After an hour or two and not much faffing he’d fixed the thing to a rough and ready attachment on the tiller, and encouraged me to let go. I’m a bit of a demon for following the course, so I hesitated, but eventually I had to concede to the new controller of our craft. We watched as Gwen wandered gently to the south and didn’t stop. Some fiddling. Try again. This time she edged gently south, then back on course, the wind vane accurately sensing and tilting its mechanisms to the tiller in relation to the wind. It seemed too good to be true.
“So, what are we going to call him, our new crew member?” asked Rich.
“I don’t know, what do you reckon?”
“How about Stuntman Mike?”. We’d watched Deathproof the night before.
“That’s brilliant. But, er… a little too malevolent, and dangerous sounding. We need a reliable name, someone who’ll keep us safe. Chewbacca? What’s number one called? Riker? Can we call him Riker?”
“Riker’s not the navigator though.”
“No, that’s Geordi La Forge”
We never agreed on a name, but somehow after that we began talking naturally about Geordi. “Give Geordi a click” meant adjust the rope to bring the vane turret back one place to a better course. “Easy there, Mr La Forge” I moaned as he took too long to bring Gwen back to our intended direction. The name stuck, and he became an instant part of the family. Here’s a very quick video of Rich fiddling with Geordi as he steers us along…
Sadly, the figurative plain sailing was not to last, and with the tiredness of the preceding week dragging us down we began to squabble. We’d never done this when sailing before, and with all the learning and looking and concentrating I was doing I found this difficult to bear. I bit my lip and kept myself chipper, feeling pretty damn good about how well I was getting on and how much progress we were making with Geordi, but Rich was also tired and seemed increasingly exasperated with me. By the time we came to gybe in to Falmouth he was not interested in what I had to say. A final attempt to insist that we should be steering a little further to the left as we were being dragged towards a hazard by the tide was met with such hostility that I was forced to shut down, take the tiller and quietly make the adjustment I’d proposed, and finish the journey and the myriad little jobs that bring us to anchor and rest in silence lest I break down completely. There was an angry Rich and the two autopilots, one of whom ran away inside in tears once the sails were tied and the anchor light hoisted.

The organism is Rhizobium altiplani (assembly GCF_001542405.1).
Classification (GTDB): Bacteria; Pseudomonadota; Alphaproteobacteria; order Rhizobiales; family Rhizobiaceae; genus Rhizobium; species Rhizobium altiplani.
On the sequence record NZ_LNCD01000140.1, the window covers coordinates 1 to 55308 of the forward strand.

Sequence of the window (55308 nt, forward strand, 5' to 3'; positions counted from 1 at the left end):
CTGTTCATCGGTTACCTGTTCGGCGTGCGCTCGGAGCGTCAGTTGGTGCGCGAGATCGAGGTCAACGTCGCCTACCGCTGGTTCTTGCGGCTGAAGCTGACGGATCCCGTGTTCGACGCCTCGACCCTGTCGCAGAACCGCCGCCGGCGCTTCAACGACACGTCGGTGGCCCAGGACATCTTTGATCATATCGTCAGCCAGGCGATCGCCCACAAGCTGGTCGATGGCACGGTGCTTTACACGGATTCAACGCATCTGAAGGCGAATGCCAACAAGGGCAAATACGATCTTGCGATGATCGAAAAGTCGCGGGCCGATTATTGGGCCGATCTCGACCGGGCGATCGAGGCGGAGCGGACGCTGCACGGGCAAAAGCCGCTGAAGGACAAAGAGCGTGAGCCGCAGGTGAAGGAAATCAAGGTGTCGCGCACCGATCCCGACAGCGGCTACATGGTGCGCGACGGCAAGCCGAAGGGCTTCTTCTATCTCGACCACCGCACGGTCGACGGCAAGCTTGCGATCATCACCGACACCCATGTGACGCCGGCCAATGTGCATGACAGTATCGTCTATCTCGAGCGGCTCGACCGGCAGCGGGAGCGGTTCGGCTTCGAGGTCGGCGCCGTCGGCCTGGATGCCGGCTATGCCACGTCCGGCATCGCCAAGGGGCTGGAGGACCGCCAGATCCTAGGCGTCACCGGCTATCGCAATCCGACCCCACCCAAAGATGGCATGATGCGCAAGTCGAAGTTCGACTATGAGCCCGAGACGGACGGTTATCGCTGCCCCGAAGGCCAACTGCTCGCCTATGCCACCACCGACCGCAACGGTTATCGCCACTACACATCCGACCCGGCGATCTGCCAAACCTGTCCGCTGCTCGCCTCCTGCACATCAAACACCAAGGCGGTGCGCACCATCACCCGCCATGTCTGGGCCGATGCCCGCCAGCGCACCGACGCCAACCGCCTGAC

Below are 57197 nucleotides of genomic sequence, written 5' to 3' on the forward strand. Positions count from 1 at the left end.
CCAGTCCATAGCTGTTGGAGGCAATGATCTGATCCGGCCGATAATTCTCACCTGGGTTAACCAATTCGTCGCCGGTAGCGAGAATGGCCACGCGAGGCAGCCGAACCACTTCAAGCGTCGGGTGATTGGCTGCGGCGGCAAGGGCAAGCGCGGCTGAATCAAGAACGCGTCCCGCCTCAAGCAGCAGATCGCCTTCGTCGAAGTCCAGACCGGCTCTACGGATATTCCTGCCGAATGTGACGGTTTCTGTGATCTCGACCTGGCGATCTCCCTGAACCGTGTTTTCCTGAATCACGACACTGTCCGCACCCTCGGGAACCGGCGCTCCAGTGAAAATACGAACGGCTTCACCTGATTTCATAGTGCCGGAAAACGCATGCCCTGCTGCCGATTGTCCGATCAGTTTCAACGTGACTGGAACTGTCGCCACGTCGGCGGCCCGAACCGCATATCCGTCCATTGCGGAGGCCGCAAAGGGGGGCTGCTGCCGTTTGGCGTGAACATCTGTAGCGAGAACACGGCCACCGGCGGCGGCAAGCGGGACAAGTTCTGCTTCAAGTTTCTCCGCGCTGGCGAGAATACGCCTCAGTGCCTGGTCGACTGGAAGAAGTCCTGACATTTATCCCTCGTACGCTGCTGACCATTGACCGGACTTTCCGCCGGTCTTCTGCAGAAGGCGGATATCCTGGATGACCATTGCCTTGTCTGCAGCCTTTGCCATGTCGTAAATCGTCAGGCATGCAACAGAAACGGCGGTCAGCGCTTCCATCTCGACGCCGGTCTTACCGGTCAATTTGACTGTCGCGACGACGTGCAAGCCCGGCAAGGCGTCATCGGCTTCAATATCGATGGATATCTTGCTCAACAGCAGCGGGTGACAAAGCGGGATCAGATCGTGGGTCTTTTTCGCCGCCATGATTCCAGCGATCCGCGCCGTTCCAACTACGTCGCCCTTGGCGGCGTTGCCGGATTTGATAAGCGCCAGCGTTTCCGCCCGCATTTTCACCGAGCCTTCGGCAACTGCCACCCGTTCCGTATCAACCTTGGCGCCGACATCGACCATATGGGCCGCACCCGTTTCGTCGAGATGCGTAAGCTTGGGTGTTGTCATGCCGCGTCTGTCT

It’s not been an easy night – me crying makes Rich angry (yay) so we steered clear of one another. We talked this morning and I was allowed finally to express some of my anger at what happened yesterday, but I don’t feel as comfortable about sailing right now, or as supported in my learning. I need to be able to be a beginner and ask questions and express concerns or it’s just not going to work. Rich seems confident we’ll work it out, that we’ve done it well in the past so we’ll improve it again now, and I wish I could convince my brain of the same. Time will tell, and Falmouth is being good to us, so I’ll just have to keep the faith. I’ve been practising that a long old time.
We wandered soggy, overcast Falmouth this afternoon looking for sundries: a travel towel, some new rope, a sponge – and it hit me that this is the sort of day when life is just life, now. As we carefully decide whether a burger can be eked from the week’s budget a new way of life whispers the mundanities among its many adventures. After the upheaval of yesterday and of the whole departure I’m glad and grateful for a little mundane. Don’t worry. It won’t last long.